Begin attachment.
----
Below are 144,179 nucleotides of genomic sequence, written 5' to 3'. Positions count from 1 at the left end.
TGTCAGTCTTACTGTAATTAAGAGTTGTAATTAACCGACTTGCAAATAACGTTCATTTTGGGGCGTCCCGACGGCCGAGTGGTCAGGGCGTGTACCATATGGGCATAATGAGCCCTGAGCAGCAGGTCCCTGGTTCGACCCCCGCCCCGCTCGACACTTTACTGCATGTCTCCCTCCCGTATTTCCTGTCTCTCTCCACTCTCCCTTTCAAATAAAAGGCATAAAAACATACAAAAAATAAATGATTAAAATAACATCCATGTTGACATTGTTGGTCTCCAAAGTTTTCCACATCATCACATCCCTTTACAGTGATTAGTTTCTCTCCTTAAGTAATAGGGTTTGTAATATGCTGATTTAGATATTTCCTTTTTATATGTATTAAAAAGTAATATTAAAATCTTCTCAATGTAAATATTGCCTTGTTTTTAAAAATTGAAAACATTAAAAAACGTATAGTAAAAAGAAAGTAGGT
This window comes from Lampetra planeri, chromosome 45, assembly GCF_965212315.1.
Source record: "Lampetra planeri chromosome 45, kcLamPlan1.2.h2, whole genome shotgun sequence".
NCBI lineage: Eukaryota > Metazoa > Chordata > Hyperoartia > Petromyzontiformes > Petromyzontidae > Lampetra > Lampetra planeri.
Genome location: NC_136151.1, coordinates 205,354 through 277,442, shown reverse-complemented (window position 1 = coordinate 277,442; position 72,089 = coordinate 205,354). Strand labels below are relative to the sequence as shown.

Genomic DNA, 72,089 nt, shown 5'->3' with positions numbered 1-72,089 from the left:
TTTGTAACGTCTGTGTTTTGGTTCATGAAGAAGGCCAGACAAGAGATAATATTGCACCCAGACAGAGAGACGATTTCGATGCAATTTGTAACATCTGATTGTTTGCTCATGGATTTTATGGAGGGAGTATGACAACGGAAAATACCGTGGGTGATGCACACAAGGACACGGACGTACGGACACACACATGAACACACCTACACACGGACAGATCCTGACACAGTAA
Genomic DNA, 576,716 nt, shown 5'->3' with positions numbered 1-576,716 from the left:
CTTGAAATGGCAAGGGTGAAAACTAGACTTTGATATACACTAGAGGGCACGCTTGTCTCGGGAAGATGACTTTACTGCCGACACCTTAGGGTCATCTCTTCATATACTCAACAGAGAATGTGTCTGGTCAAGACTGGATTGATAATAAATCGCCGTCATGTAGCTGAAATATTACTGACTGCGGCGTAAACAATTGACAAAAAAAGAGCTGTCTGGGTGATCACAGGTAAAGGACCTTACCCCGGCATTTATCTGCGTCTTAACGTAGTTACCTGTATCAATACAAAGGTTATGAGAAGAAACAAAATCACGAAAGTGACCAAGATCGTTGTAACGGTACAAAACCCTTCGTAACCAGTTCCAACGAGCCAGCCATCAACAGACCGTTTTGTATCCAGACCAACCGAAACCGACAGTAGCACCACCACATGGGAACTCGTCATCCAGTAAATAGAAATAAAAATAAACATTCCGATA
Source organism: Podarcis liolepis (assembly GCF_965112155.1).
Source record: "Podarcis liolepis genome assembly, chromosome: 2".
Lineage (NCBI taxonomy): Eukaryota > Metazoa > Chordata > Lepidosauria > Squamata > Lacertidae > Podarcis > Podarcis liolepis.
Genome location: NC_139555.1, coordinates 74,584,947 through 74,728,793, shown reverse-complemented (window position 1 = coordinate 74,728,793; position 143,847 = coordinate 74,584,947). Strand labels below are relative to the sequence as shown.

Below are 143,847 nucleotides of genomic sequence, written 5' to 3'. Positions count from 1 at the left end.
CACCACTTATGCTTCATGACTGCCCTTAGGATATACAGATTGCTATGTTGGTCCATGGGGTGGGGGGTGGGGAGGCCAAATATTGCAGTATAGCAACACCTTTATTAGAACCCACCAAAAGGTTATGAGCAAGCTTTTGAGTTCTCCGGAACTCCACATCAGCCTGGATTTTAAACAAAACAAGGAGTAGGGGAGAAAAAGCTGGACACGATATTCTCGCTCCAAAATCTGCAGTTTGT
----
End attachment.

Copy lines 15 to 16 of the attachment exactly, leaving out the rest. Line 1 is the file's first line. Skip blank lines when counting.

Below are 143,847 nucleotides of genomic sequence, written 5' to 3'. Positions count from 1 at the left end.
CACCACTTATGCTTCATGACTGCCCTTAGGATATACAGATTGCTATGTTGGTCCATGGGGTGGGGGGTGGGGAGGCCAAATATTGCAGTATAGCAACACCTTTATTAGAACCCACCAAAAGGTTATGAGCAAGCTTTTGAGTTCTCCGGAACTCCACATCAGCCTGGATTTTAAACAAAACAAGGAGTAGGGGAGAAAAAGCTGGACACGATATTCTCGCTCCAAAATCTGCAGTTTGT